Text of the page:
MYSTERY: The Tannery at 98 Friel Street

The Germain Tannery, 98-100 Friel Street, ca. 1880
Same location today

Most of what I will share on this blog are the treasures I’ve already found. But, from time to time, I’d like to share some of the treasure hunting that’s still underway. Maybe you can help?

Today’s mystery is the old Germain “City Tannery” business that was once at the southwest corner of Murray Street and Friel Street. One day, many years ago, I was looking at an old map. I noticed some smokestacks in the middle of Lowertown East among all the tiny wood houses. No known photograph exists of this old industrial building.

Map of Ottawa, circa 1880, showing the tannery circled in red

Edmond Germain came to Ottawa in 1850. The Ottawa directories show him living and working at 337 Clarence in 1862. His 1.5-storey wood house was at 337 Clarence whereas his tannery with its tall smokestacks, was behind the house and along Friel Street. The tannery was a 2.5-storey shack of a building. A tannery is a place where raw animal hides are processed into leather. Germain also served as a well-regarded alderman (city councillor) for the area in the 1880s.

Map showing the Germain tannery at 98-100 Friel Street and the Germain residence at 337 Clarence Street

At the time, Murray Street at this end of Lowertown did not exist as shown in the map above. A former employee of Mr. Germain’s recalled the area and working at the tannery.

Ottawa Citizen, July 23, 1927

Alphonse Danis, an Ottawa resident and employee of one of the other three tanneries in Ottawa recalled a well on the Germain property and how Lowertown East was in the late 1860’s:

Ottawa Citizen, May 23, 1931

By 1887, Mr. Germain had built one of the finest brick houses (339 Clarence) in Lowertown next to his old wood house (337 Clarence). Unfortunately, that year, according to newspaper accounts, Mr. Germain lost his tannery to another local tanner, William Mackey, to whom he had mortgaged his business and home. Germain blamed protectionist tariffs placed on the U.S. by the Liberal government for having destroyed his business. The tannery property and all the equipment were sold at auction on October 11, 1887.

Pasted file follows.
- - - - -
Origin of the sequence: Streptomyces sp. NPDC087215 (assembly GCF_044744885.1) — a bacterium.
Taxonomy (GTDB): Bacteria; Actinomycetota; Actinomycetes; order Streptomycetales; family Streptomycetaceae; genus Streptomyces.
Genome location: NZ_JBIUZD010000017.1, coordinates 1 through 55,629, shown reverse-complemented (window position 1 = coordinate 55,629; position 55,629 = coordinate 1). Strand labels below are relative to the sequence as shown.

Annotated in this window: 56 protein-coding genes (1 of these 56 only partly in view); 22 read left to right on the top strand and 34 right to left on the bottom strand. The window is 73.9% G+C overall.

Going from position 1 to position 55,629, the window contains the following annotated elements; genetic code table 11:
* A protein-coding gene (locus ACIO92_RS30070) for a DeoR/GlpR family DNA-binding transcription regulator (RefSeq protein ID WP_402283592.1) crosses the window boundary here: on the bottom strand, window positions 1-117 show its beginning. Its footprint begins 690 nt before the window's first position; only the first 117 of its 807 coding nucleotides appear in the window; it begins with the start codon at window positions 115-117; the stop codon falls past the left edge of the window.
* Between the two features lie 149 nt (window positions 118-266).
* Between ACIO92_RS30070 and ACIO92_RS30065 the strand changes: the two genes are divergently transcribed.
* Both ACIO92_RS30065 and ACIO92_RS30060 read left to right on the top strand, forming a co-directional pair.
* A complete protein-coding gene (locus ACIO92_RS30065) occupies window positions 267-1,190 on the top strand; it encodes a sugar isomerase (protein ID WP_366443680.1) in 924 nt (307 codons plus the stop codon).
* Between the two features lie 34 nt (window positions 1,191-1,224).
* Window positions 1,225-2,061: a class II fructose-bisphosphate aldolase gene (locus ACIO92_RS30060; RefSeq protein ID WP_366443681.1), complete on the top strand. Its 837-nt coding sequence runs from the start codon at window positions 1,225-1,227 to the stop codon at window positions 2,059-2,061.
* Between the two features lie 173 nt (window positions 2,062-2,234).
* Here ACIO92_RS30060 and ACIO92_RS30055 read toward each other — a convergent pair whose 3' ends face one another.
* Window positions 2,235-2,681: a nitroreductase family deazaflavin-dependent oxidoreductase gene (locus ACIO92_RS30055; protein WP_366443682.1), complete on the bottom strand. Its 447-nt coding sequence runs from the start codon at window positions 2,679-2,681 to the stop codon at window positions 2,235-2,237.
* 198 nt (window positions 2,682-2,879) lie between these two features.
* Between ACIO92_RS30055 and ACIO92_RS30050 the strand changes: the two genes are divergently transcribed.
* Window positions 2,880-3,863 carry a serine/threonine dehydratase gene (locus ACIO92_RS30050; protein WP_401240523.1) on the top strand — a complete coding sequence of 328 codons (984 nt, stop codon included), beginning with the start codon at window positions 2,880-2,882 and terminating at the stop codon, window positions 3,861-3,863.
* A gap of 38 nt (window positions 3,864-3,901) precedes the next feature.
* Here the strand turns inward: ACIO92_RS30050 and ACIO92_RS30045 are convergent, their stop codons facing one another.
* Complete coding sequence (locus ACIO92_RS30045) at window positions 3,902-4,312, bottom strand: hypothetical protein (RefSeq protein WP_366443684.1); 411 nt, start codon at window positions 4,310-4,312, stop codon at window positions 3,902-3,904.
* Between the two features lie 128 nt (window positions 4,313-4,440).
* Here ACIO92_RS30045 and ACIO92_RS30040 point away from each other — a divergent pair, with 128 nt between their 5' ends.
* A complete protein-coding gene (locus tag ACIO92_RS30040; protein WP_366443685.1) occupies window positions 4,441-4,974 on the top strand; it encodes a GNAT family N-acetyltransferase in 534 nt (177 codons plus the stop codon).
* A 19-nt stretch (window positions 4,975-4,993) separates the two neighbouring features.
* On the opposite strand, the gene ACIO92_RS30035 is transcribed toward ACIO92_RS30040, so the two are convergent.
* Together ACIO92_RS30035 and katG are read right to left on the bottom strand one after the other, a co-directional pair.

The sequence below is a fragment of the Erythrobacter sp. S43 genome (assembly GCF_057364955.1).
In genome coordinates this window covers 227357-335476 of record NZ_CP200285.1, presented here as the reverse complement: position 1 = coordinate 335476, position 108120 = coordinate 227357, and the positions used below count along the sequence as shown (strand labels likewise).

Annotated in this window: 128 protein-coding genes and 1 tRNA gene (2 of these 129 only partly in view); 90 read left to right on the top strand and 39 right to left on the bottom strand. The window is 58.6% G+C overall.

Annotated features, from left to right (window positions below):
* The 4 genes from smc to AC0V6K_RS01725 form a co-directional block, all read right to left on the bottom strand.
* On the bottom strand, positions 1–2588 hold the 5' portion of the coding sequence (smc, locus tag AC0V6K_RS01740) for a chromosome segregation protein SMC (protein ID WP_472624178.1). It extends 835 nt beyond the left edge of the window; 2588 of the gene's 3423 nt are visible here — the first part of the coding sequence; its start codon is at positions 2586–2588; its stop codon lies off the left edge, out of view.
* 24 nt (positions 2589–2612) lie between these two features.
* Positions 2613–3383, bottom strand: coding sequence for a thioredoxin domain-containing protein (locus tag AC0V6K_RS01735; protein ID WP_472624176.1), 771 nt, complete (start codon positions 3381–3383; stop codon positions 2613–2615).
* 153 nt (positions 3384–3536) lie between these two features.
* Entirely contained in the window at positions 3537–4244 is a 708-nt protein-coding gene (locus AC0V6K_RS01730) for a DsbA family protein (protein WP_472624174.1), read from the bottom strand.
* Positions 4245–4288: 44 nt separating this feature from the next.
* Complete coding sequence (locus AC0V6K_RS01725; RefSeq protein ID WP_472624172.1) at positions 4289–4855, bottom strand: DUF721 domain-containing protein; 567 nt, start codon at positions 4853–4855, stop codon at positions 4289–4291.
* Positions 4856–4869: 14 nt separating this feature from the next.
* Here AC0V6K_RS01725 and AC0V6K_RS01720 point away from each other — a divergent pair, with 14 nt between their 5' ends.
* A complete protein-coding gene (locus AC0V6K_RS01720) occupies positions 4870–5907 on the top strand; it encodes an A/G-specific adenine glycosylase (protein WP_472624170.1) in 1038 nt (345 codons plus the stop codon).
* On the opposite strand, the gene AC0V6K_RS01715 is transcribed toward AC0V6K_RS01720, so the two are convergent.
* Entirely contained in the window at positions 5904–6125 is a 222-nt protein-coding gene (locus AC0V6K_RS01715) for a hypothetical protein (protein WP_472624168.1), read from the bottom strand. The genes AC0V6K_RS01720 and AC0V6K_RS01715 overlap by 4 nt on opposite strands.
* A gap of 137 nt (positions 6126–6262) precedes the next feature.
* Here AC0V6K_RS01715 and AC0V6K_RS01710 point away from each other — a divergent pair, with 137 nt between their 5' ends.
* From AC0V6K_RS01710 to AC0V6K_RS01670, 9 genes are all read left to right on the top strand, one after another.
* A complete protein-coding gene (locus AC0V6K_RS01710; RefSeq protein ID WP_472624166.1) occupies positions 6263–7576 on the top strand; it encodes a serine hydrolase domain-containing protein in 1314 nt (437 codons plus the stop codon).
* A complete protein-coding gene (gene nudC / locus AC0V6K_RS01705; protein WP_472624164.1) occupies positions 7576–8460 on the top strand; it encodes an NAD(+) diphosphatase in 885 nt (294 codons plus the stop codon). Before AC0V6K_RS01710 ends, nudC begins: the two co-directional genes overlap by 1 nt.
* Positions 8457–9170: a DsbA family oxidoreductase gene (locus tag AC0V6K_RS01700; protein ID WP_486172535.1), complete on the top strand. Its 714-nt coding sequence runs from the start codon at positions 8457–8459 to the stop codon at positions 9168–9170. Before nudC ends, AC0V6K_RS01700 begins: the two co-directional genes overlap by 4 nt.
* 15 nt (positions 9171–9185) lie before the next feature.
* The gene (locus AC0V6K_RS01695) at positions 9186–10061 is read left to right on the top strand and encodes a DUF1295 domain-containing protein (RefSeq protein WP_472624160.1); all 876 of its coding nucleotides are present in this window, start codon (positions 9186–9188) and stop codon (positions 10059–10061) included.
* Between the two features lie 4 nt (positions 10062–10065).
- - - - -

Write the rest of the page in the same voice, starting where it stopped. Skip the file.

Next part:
The following newspaper advertisement must have been a sad end for Mr. Germain and his family after having built a successful business and beautiful home over the course of several decades:

Sale of the Tannery, Ottawa Journal, Sept. 24, 1887

After 37 years in Ottawa, it appears that Edmond Germain moved to Québec City. At the time of his death, Edmond Germain was living in Montcalmville near Québec City with one of his sons, Alphonse Germain. Despite leaving, Germain was brought back to Ottawa for his funeral at Notre-Dame Basilica in 1909 and is buried at Notre-Dame Cemetery on Montréal Road. He left behind four sons and two daughters

Edmond Germain’s Obituary, Ottawa Journal, Jan 19, 1909

The tannery was used as a Planing Mill by Desrivières and Company but the business soon moved to another location in Lowertown West. By 1891, the Ottawa Canning Company was using the building. By 1901, the building was occupied by the Watson Carriage Company and further research indicated that Watson tried to woo automobile manufacturers from Detroit to build cars on the premises. The building burned down in 1914 and it appears to have stayed vacant for many years until some art deco apartment blocks and doubles were built on that corner of Friel and Murray. These brick buildings remain on the property to this day…

Aerial photograph, 1928, showing the empty lot where the tannery once stood

Where the trail ends:

  • I’m still trying to track down descendents of Edmond Germain. Besides one daughter who never married, I’m trying to determine if the rest relocated to Québec City. Perhaps one daughter married and stayed in Ottawa? I’m having trouble locating her as well as obituaries for Québec City.